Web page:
Moving up to the 1960's and 70's we spin some great records by some lesser known players including Luke "Long Gone" Miles, Lum Guffin, Frank Hovington and John Lee Ziegler. Luke Miles was born in Louisiana in 1925 and moved to Houston in 1952. In the liner notes to his only full length LP Country Born (World Pacific, 1965) he said: "I went to Houston for one reason. I went to see Lightnin' Hopkins. That's what I went for and that's what I did. Lightnin' Hopkins taught me just about everything about blues singing. The first time I ever sang in front of an audience was in 1952 with Lightnin'. The first day I met Lightnin' he named me "Long Gone" …and I've been Long Gone Miles ever since." By 1961 Miles was in Los Angles were he cut some 45's for Smash. After the World Pacific LP he cut singles for Two Kings in 1965, Kent in 1969 before supposedly leaving L.A. in 1970. Our selection comes from the LP Country Boy (Sundown, 1984) which is a collection of mostly unreleased sides from  1961 and 1962. Just recently a liver CD of of Miles surfaced from 1985 titled Riding Around In My V8 Ford Live in Venice, California. He died in 1987. Unfortunately just about all of Miles' recordings remain out of print.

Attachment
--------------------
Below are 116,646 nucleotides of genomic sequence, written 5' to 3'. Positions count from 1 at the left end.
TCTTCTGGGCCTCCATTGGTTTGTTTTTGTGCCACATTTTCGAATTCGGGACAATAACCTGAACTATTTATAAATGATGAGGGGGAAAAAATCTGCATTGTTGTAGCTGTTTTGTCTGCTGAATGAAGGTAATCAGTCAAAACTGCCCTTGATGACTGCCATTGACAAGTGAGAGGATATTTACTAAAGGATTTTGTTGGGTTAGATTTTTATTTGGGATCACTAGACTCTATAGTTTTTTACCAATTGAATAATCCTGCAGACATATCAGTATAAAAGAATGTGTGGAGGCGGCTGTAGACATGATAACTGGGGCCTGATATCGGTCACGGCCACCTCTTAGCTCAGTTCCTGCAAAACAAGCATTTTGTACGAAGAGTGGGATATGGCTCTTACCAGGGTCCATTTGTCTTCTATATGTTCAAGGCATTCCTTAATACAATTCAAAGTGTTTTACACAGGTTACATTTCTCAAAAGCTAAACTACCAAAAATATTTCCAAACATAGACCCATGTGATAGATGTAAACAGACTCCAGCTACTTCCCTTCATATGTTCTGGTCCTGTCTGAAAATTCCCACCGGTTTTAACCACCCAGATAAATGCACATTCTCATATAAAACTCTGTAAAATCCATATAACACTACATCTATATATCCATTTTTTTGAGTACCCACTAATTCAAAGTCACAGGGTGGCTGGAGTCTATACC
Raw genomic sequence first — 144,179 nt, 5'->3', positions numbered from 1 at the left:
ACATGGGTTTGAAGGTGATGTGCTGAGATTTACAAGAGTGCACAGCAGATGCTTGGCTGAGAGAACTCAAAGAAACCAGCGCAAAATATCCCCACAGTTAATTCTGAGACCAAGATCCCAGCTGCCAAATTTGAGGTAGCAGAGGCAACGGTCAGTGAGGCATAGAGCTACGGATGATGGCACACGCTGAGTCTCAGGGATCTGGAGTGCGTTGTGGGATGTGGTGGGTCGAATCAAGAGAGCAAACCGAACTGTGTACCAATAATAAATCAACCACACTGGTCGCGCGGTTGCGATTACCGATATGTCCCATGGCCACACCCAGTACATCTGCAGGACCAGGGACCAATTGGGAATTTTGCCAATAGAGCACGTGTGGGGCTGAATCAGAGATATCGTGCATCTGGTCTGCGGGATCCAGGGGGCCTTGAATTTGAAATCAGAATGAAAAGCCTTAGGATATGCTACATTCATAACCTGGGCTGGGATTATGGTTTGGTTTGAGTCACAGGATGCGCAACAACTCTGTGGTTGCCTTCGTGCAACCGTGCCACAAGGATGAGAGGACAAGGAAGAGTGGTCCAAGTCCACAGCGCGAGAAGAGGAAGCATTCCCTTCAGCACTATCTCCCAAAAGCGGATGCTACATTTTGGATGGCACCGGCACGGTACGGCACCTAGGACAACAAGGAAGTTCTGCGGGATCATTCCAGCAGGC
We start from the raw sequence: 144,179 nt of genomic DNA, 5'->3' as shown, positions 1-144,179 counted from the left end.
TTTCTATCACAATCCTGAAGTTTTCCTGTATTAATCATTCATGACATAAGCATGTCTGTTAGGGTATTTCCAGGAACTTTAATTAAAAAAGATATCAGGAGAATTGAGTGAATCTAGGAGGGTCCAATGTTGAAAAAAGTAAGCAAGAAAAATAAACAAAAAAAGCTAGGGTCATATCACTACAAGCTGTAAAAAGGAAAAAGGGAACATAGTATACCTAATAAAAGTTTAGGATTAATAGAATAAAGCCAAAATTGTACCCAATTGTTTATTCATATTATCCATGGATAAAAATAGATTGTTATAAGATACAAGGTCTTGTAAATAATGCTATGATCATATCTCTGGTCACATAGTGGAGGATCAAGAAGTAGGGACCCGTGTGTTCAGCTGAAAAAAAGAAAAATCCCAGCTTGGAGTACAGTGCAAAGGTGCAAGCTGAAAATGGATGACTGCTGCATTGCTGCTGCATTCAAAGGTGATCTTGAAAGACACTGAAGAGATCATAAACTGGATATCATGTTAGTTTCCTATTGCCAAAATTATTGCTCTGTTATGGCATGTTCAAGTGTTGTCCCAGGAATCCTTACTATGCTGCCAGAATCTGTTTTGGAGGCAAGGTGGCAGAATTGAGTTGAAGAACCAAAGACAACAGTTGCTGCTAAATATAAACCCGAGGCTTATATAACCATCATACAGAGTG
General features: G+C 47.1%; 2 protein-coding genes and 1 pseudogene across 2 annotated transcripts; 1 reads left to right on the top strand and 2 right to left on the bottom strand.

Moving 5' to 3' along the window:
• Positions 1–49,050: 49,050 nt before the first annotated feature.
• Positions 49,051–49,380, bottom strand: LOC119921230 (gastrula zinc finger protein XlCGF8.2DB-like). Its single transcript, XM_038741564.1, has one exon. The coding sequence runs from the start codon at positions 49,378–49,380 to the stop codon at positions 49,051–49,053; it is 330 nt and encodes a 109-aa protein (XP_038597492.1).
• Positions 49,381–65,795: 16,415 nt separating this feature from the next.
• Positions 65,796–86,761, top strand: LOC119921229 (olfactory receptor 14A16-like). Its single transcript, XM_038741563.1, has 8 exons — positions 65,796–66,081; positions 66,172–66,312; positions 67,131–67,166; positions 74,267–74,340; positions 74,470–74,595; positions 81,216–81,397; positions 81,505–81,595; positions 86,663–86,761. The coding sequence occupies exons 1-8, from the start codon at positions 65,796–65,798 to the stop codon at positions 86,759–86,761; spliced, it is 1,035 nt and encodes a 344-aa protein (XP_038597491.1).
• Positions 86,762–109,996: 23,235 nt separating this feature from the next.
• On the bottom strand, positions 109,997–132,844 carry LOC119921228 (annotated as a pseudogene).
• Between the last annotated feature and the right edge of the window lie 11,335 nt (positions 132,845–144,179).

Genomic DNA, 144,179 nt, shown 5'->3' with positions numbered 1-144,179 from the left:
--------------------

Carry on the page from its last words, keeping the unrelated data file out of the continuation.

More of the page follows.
The other gentleman were recorded in the 1970's, an extension you could say of the 1960's blues revival that swept up many fine bluesman who never got the opportunity to record in their younger days. Lum Guffin was first recorded in the 1970's by Swedish researcher Bengt Olsson when he was 70 and again in 1980 by Axel Kunster for the Living Country Blues series. The LP Walking Victrola was his sole record, released on the Flyright label in 1973. Some of these recordings appear on the CD On The Road Again. Frank Hovington was an exceptional guitarist in the Piedmont tradition who was reluctant to record but made some superb recordings in 1975 released (issued on the LP Lonesome Road Blues first on Flyright and then on Rounder with additional tracks on the CD Gone With The Wind) and 1980 for the Living Country Blues series. Ziegler passed away May of last year. He cut just a handful of recordings, the best recorded by George Mitchell in the late 1970's plus some sides made in the 1990's and issued on the Music Maker label.